Quantification of the impact of traffic incidents on speed reduction: A causal inference based approach
Journal article, 2021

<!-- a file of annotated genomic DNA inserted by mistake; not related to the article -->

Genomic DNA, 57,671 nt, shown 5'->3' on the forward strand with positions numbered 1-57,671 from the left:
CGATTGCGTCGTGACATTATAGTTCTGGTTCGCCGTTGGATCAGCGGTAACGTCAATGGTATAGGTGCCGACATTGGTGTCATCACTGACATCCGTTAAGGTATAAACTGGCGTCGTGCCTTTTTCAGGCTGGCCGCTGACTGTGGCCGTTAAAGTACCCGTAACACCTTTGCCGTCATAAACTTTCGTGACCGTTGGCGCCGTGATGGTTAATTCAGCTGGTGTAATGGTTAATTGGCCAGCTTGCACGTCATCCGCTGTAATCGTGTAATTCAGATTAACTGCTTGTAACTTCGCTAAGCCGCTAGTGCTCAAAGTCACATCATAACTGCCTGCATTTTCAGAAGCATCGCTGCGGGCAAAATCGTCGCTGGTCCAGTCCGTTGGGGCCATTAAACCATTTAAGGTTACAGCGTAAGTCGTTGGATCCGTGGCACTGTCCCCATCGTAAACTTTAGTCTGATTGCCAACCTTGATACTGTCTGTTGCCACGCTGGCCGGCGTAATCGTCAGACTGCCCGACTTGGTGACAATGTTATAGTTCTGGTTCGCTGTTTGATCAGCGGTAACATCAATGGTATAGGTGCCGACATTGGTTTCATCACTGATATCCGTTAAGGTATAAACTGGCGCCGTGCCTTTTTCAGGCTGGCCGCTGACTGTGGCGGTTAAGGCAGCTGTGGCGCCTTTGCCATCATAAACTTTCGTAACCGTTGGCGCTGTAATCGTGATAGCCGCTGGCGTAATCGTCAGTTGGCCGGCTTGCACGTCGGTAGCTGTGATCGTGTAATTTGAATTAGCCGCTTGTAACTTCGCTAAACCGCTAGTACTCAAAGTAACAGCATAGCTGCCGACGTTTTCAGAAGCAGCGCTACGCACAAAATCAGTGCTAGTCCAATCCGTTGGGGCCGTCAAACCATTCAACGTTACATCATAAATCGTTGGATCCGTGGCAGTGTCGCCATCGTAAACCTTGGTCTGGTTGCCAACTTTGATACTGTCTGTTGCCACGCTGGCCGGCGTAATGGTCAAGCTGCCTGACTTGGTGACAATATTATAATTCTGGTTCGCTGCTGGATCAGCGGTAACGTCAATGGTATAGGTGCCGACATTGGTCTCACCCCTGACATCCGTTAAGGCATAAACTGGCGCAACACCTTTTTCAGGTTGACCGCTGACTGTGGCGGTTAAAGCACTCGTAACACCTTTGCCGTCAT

This paper designs a systemic framework to quantify speed reduction induced by traffic incidents using a causal inference framework. The results can provide a reference to traffic managers for evaluating incident severities, thus take proper control measures after the incident in order not to underestimate or overestimate the negative impact. A two-phase scheme is proposed, including impacted region determination and speed reduction quantification. We first propose a Frame Region (FR) method, based on the shockwave propagation, to determine the spatiotemporal impacted region (SIR) using speed map. It is worth-noting that we design a statistical experiment to prove the rationality of congestion threshold selection. Secondly, we introduce a causal inference method for identifying the matched freeway segments. The traffic condition of finally matched freeway segments can be served as non-incident traffic condition of the incident occurred location, which contributes to quantifying the incident impact on speed reduction. We further demonstrate the proposed method in a case study by taking advantage of an incident record and related real freeway speed data in China. An interesting observation is that, along with the freeway segments away from the incident location, the congestion duration time of different freeway segments firstly rises and then decreases. The case study also illustrates the impact of incident on speed lasts almost 3 h and the congestion caused by the incident spreads 11 km, while the average causal effect of incident on all the impacted freeway segments is 42.3 km/h.